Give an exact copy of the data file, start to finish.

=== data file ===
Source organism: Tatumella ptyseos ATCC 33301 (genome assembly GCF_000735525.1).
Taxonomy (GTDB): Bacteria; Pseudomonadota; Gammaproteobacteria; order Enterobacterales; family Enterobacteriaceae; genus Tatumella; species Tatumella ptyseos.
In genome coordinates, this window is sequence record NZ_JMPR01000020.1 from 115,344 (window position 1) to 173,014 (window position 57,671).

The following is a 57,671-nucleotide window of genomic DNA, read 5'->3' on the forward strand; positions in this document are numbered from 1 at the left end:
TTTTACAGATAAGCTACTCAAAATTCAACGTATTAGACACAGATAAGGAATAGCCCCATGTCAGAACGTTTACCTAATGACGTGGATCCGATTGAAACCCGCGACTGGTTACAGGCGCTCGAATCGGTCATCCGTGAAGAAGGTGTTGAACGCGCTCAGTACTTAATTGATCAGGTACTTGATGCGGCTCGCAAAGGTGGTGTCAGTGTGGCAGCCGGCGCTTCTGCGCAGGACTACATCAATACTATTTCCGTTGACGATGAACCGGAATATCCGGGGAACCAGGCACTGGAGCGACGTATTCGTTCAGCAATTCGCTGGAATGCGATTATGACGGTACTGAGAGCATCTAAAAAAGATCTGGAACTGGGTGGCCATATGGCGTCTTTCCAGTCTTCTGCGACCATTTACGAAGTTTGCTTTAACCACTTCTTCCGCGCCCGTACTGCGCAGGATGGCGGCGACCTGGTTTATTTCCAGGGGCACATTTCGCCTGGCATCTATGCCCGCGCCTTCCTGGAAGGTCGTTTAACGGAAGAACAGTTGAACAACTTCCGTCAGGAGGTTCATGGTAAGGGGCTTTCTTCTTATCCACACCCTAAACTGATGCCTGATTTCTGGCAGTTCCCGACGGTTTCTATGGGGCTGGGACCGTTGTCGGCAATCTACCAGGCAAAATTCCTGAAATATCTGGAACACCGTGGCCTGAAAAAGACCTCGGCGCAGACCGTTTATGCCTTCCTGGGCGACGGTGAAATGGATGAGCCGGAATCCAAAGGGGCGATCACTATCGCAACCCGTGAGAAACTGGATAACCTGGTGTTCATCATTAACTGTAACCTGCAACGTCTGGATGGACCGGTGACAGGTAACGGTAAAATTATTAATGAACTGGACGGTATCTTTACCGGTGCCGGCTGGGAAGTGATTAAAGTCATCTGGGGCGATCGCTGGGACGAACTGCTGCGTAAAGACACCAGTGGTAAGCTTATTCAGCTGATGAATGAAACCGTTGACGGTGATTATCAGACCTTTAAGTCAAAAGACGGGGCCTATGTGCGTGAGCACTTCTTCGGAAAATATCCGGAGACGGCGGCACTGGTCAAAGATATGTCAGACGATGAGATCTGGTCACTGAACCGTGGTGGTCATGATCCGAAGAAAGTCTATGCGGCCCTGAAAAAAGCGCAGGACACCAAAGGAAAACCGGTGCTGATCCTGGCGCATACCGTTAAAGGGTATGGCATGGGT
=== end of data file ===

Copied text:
Source organism: Tatumella ptyseos ATCC 33301 (genome assembly GCF_000735525.1).
Taxonomy (GTDB): Bacteria; Pseudomonadota; Gammaproteobacteria; order Enterobacterales; family Enterobacteriaceae; genus Tatumella; species Tatumella ptyseos.
In genome coordinates, this window is sequence record NZ_JMPR01000020.1 from 115,344 (window position 1) to 173,014 (window position 57,671).

The following is a 57,671-nucleotide window of genomic DNA, read 5'->3' on the forward strand; positions in this document are numbered from 1 at the left end:
TTTTACAGATAAGCTACTCAAAATTCAACGTATTAGACACAGATAAGGAATAGCCCCATGTCAGAACGTTTACCTAATGACGTGGATCCGATTGAAACCCGCGACTGGTTACAGGCGCTCGAATCGGTCATCCGTGAAGAAGGTGTTGAACGCGCTCAGTACTTAATTGATCAGGTACTTGATGCGGCTCGCAAAGGTGGTGTCAGTGTGGCAGCCGGCGCTTCTGCGCAGGACTACATCAATACTATTTCCGTTGACGATGAACCGGAATATCCGGGGAACCAGGCACTGGAGCGACGTATTCGTTCAGCAATTCGCTGGAATGCGATTATGACGGTACTGAGAGCATCTAAAAAAGATCTGGAACTGGGTGGCCATATGGCGTCTTTCCAGTCTTCTGCGACCATTTACGAAGTTTGCTTTAACCACTTCTTCCGCGCCCGTACTGCGCAGGATGGCGGCGACCTGGTTTATTTCCAGGGGCACATTTCGCCTGGCATCTATGCCCGCGCCTTCCTGGAAGGTCGTTTAACGGAAGAACAGTTGAACAACTTCCGTCAGGAGGTTCATGGTAAGGGGCTTTCTTCTTATCCACACCCTAAACTGATGCCTGATTTCTGGCAGTTCCCGACGGTTTCTATGGGGCTGGGACCGTTGTCGGCAATCTACCAGGCAAAATTCCTGAAATATCTGGAACACCGTGGCCTGAAAAAGACCTCGGCGCAGACCGTTTATGCCTTCCTGGGCGACGGTGAAATGGATGAGCCGGAATCCAAAGGGGCGATCACTATCGCAACCCGTGAGAAACTGGATAACCTGGTGTTCATCATTAACTGTAACCTGCAACGTCTGGATGGACCGGTGACAGGTAACGGTAAAATTATTAATGAACTGGACGGTATCTTTACCGGTGCCGGCTGGGAAGTGATTAAAGTCATCTGGGGCGATCGCTGGGACGAACTGCTGCGTAAAGACACCAGTGGTAAGCTTATTCAGCTGATGAATGAAACCGTTGACGGTGATTATCAGACCTTTAAGTCAAAAGACGGGGCCTATGTGCGTGAGCACTTCTTCGGAAAATATCCGGAGACGGCGGCACTGGTCAAAGATATGTCAGACGATGAGATCTGGTCACTGAACCGTGGTGGTCATGATCCGAAGAAAGTCTATGCGGCCCTGAAAAAAGCGCAGGACACCAAAGGAAAACCGGTGCTGATCCTGGCGCATACCGTTAAAGGGTATGGCATGGGT